When some people think of homesteading, "Little house on the Prairie" comes to mind. Big fields, lots of animals, no running water..... But that is not all that it is. Everyone has a different way of homesteading.
Eric and I have been trying to change to being more self sufficient and green. The past few years we really haven't done too much to get to that point. I always made the excuse of not having time to can, not having time to bake bread, not having time to do much of anything besides business stuff. Which is farm related but 90% of the stuff we were producing was being sold.
This year however, things have changed. And funny as it is, the real drive finally came when the article about Mcdonald's "Pink sludge" came out. Eric Sr just could not handle it. He started researching more and we are now trying to cut out any products that might contain any GMO's and any processed foods.
Our long term goals are to get some solar or wind energy going on up here. I hope to can enough fruits and vegetables during the season to not have to buy them from the store during the winter. We have rabbits and chickens that we raise, we plan on raising some sheep and pigs this year as well as turkeys and ducks. So our meat will be covered.
I have been reading lots of books getting ideas, inspiration and good advice. There are 2 books in particular that I think everyone who is thinking of trying to change in some form to a greener lifestyle should read.
The very first one is....""Your Custom Homesteading" By Jill Winger. This book to me was very inspirational. She states that,
"Modern homesteading does NOT have to be an all or nothing lifestyle. Even if you can implement one or two aspects of this way of life into your current situation, that is progress, and you should be proud of it."
This was inspirational to me. This made me think that no matter what people thought of the way we were living, what we are trying to accomplish, be proud of what we have accomplished and not to let their perception stop us from creating a healthier, sustainable life for my children and family.
In the book she talks about how no matter where you live (apartment, farm, 1 acre property) you can still change and manage ways to become self sufficient. She talks about growing your own stuff in pots, doing sprouts, or just buying from your local farmer's market. No matter the way it is all about living healthier and greener.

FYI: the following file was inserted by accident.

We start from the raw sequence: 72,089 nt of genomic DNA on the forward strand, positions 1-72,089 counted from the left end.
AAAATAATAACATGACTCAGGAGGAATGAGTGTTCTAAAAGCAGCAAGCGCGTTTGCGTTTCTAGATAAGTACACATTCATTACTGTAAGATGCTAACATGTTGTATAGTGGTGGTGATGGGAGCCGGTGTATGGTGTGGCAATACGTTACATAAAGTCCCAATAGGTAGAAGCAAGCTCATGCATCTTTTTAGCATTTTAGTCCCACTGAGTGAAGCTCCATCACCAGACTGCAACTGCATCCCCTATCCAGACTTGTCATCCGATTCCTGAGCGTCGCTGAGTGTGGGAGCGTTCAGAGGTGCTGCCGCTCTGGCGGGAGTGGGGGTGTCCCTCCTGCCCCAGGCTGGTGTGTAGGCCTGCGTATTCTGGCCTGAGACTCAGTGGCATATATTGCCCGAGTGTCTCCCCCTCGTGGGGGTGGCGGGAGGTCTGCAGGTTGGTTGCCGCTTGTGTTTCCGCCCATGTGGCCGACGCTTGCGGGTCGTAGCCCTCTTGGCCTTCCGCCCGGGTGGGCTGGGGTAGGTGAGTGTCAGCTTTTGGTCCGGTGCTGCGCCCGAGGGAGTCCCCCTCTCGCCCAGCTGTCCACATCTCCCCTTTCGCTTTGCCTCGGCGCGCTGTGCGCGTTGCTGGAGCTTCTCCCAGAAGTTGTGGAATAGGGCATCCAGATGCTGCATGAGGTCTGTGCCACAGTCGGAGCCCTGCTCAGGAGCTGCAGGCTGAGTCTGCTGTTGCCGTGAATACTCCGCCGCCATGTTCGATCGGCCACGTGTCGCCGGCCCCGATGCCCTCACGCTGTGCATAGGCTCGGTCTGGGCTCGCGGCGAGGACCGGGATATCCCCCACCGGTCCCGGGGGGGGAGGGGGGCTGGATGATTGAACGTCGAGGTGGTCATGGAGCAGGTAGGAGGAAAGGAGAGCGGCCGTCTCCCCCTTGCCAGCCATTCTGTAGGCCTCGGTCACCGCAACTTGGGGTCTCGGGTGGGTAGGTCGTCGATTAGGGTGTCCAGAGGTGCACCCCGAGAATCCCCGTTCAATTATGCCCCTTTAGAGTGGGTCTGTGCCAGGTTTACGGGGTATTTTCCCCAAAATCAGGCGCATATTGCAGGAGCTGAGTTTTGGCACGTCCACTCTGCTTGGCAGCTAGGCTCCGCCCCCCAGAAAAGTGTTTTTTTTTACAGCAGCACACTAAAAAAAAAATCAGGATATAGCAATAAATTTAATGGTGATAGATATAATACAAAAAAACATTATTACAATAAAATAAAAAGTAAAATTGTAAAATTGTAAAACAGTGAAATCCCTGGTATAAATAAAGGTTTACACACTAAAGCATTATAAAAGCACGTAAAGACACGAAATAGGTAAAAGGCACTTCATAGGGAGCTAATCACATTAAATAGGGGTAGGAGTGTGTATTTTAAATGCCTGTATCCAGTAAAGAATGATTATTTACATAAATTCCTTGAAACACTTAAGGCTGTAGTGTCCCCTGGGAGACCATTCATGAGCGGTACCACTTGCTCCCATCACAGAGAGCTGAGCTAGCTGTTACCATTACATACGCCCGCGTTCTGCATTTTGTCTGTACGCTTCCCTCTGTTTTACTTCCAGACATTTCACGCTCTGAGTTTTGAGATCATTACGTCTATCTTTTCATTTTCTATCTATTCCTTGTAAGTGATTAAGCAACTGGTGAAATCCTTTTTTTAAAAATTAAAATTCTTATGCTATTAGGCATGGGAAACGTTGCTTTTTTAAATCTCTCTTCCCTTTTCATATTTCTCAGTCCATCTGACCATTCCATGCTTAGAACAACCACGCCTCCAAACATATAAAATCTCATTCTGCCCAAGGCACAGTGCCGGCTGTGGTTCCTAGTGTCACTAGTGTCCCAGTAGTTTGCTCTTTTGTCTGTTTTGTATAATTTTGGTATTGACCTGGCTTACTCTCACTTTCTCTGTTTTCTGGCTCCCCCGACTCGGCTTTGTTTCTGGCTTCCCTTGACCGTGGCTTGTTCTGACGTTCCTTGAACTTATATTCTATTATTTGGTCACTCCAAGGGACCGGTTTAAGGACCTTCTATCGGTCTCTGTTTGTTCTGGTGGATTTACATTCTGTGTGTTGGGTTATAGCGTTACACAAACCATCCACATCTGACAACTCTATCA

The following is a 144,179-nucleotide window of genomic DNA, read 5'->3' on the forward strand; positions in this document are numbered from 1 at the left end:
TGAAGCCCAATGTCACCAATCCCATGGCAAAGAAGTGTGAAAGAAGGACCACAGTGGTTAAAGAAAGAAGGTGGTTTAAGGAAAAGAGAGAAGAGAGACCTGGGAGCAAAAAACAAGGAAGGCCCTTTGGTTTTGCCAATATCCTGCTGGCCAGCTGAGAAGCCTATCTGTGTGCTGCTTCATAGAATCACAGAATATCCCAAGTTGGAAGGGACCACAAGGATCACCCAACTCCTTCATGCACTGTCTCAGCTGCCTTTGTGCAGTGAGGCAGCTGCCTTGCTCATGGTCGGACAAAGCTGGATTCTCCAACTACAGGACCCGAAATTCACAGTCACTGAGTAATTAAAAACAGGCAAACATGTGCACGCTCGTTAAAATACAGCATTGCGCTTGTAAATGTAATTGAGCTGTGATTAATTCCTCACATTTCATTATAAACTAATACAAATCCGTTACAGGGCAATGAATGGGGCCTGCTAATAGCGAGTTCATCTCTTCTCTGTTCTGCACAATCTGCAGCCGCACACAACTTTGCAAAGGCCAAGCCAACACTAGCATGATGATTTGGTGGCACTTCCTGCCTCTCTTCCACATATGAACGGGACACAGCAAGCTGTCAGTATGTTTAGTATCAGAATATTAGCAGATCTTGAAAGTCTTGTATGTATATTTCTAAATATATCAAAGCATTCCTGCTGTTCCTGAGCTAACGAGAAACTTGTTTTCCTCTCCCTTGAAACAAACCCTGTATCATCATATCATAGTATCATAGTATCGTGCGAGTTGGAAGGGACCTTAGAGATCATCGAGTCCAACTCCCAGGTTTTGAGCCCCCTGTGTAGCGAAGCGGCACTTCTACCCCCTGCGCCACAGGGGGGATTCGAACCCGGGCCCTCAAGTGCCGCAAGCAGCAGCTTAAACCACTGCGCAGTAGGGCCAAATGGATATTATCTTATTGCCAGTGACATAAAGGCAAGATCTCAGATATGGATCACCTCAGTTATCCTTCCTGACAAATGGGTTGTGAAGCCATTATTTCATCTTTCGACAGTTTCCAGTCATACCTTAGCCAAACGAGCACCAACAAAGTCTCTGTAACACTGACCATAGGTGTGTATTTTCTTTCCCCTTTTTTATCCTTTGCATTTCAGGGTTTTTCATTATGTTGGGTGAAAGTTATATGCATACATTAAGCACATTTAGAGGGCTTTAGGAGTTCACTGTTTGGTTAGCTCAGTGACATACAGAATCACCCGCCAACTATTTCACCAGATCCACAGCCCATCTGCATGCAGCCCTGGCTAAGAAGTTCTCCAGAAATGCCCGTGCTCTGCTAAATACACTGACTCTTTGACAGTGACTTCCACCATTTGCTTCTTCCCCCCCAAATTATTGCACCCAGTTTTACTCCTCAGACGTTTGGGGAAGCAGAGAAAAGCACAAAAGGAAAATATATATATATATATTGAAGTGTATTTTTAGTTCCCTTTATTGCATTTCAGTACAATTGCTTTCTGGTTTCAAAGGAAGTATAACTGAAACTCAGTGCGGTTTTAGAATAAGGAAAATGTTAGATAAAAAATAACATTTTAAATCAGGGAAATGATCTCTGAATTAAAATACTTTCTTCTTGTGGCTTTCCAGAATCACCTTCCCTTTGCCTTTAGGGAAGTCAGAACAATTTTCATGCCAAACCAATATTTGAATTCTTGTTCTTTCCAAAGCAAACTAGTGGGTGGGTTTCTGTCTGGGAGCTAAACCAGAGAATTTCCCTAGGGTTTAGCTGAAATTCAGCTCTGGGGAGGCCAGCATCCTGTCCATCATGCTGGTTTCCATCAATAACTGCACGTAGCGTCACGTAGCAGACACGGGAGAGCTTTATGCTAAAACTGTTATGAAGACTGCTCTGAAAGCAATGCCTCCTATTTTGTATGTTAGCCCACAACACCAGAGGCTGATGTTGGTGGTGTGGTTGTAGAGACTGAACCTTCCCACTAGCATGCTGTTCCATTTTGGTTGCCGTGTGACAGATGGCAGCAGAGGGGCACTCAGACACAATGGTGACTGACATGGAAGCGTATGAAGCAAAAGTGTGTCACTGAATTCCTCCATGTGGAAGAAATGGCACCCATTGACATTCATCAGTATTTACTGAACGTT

She includes a 21 step process that she took a long the way to get her to a more self sufficient lifestyle. She includes lessons she learned, advice she had been given and lots of inspiration.
I highly recommend if you are trying to change in any way even if it is just to learn how to can or to plant your own garden to have fresh vegetables during the growing season to save some money.
The other book I read was "Homesteading Journey," by Kathleen Lupole. Kathleen lives in Oxford, NY. Close to home which for some reason makes it more real I guess. Knowing that someone in our area can do this then we can.
There is also a paragraph in her book that was inspirational to me as well.
"It's so much different than the days of the pioneers. Look at all the conveniences we have, even as homesteaders. For me I do not think of it as we are living in the past, or old fashioned, as people will imply, when they learn of our lifestyle. My husband is always quick to correct them, that we are the ones living in the future. For we have combined the best of both worlds. The energy system use is modern tech, so is the computers, the truck the chainsaw, etc. But we also have the manual tools."
Kathleen lives in an off the grid house. She has no refrigeration and gets her water from a hand dug well. She has a wood cook stove as well as a gas stove. They have solar energy to power all of their electronics. Which is not much at all. No TV. But a loving relationship and the love of the way they are living.
No I don't know that I want to do all those things. I would love a wood cook stove though. Eric jokes that he wants us to be Amish, but I don't think I want to go as far as having a horse and buggy. I do love my car. But something I took from both books is we are all different in our own ways and it is our dreams and our way of life to make it what we want. Whether that be going full fledged "Off the grid," or just to help cut costs and save money. It all is based in the same virtues of living off the land in a round about way and saving money.
I do want to state that neither one of these authors paid me to write this article. I have had writers block and have been reading to get inspiration. And after reading these 2 books I knew I had to write about them. They bring everything back to buying local, supporting community and helping to sustain OUR economy.